BRUSSELS—The risks posed by hosting a large financial industry became a flash point on Wednesday as the Cyprus bailout trained the spotlight on other small euro nations that depend on the sector for jobs and economic growth.
The issue has become a sore spot mainly for Luxembourg and Malta after the debate over Cyprus prompted European ministers and politicians to question the viability of housing a large financial center in a small country. Cyprus's bailout requires the country to shrink its large financial services industry to the euro-zone average, setting an unwelcome precedent for nations whose economic models are based on financial services.
The decision to impose losses on Cypriot bank deposits as part of the bailout has also raised fears in some countries that the euro zone is turning itself into a less attractive environment for global finance.
Luxembourg, which is one of the euro zone's biggest financial centers despite its tiny size, fired back on Wednesday, issuing a statement saying it was concerned about recent "comparisons between the business model of international financial sectors in the euro area."
Luxembourg finance minister Luc Frieden said there was nothing wrong with having a larger-than-average financial services industry. "We want to expand it further, not to downsize it," Mr. Frieden told The Wall Street Journal in an interview on Wednesday.
Mr. Frieden also rebuffed suggestions that the Cypriot bailout, which imposes steep losses on many uninsured bank deposits, should guide how the euro zone treats failing banks in the future. All deposits, regardless of size, should be protected in euro zone bank overhauls, he said.
"The risks are too high with the Cypriot model," he said, adding that depositors must be able to have absolute trust in their banks.
Luxembourg, a nation of 525,000 people sandwiched between Germany, France and Belgium, is a world financial center, packed with banks, investment funds and wealth-management firms catering to the very rich. The assets of its banking system are worth 22 times its annual economic output, by far the largest proportion in Europe and far higher than Cyprus, where bank assets are about seven times annual output.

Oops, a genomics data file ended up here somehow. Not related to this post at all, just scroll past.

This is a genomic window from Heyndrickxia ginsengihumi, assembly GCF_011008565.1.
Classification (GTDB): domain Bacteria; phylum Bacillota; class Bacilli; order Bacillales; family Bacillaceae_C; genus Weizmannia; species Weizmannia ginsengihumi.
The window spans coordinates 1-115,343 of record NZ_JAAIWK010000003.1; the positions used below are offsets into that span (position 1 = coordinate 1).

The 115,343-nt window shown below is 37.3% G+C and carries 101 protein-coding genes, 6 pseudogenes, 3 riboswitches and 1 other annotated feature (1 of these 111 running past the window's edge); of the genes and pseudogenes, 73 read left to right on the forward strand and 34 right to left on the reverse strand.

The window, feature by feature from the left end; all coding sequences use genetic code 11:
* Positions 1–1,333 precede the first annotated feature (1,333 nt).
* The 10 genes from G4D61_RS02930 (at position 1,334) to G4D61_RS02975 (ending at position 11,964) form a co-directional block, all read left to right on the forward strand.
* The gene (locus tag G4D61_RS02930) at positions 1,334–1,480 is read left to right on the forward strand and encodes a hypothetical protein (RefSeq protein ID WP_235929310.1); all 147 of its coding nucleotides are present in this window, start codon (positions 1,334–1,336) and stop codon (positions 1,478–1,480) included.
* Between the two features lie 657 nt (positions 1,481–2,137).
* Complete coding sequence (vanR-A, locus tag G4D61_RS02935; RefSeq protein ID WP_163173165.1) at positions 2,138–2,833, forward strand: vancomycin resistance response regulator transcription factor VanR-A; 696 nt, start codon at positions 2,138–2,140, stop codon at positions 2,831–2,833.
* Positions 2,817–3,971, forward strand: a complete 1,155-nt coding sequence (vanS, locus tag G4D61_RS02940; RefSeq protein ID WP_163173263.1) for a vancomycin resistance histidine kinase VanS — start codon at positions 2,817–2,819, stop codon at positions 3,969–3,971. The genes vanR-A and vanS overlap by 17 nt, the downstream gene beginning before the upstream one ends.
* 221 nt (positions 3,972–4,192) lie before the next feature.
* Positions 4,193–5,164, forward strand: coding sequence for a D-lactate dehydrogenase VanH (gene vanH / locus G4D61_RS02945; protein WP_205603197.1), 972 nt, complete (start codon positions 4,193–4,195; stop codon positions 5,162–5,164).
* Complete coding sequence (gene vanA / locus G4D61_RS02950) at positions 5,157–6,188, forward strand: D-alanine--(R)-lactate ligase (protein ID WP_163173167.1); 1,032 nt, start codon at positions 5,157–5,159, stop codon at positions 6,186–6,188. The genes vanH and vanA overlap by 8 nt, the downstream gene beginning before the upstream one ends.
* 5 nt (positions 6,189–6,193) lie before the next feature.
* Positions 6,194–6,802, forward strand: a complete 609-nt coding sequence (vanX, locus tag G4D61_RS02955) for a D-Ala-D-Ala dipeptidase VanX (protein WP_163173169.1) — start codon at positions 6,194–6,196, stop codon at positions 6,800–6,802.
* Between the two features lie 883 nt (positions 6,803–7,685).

The country, one of the euro zone's founding members, became a financial center thanks to low taxation and comparatively light regulation dating back decades. Luxembourg has weathered the financial crisis relatively well so far, but officials fear the country has much to lose if investors begin to see the currency area as a risky place to keep money. "Depositors and investors will go to Asia or elsewhere," Mr. Frieden said.
In an interview published Wednesday, the central bank governor of Malta, a small country with big ambitions to build a financial sector, also dismissed as "misleading" any comparison with Cyprus. The assets of Malta's major banks amount to "just below 300%" of gross domestic product, which by international standards was "within normal limits," Josef Bonnici told the Times of Malta. Overall bank assets are around eight times GDP, according to European Central Bank data.
Mr. Bonnici also highlighted the exceptional nature of Cypriot banks' losses on Greek government debt. "Maltese domestic banks have limited exposure to securities issued by the program countries," Mr. Bonnici said.
Luxembourg also took issue with comments by some officials that boiled down Cyprus's problems into a simple question of the size of its banking system, relative to its overall economy. What matters, rather, is the "quality and solidity" of the financial sector and its size in relation to the euro area as a whole, the government argued in a statement.
Still, some financial experts argue that governments need to pay close attention to the size of their financial sectors, because they could be dragged down by the inability to support failing banks.
"The lesson from Cyprus is that you have a very strong fragility of the sovereign when the banking system is very large," said Nicolas Veron, a senior fellow at Brussels-based think tank Bruegel.
Cyprus's bailout has sparked fresh warnings from policy makers about overreliance on financial sector revenues. In a speech in Moscow last week, European Commission President José Manuel Barroso said the crisis in Cyprus was "the result of an unsustainable financial system" that was a multiple of the country's GDP and "certainly has to adapt."
"Markets are now focusing on potential weaknesses in euro-zone states whose banking sectors are very large relative to their economies," said Christian Schulz, an economist at Berenberg Bank in London.
Mr. Schulz said the political signals from the Cyprus bailout are a clear threat to Luxembourg's interests.
"Luxembourg will now have to explain why its financial system is so big," he said. "That in itself will raise concern with people who have large deposits there."
Still, Luxembourg's banking sector consists largely of subsidiaries and branches of foreign banks, so that significant support might be expected from mother banks and, ultimately, the governments of those mother banks, in the event of a crisis. Just 8% of Luxembourg's banking assets are held by domestic banks, compared with 71% for Cyprus, according to ECB data.
All three big international credit ratings firms still rate Luxembourg's government debt triple-A.—Todd Buell
contributed to this article.
Write to Tom Fairless at firstname.lastname@example.org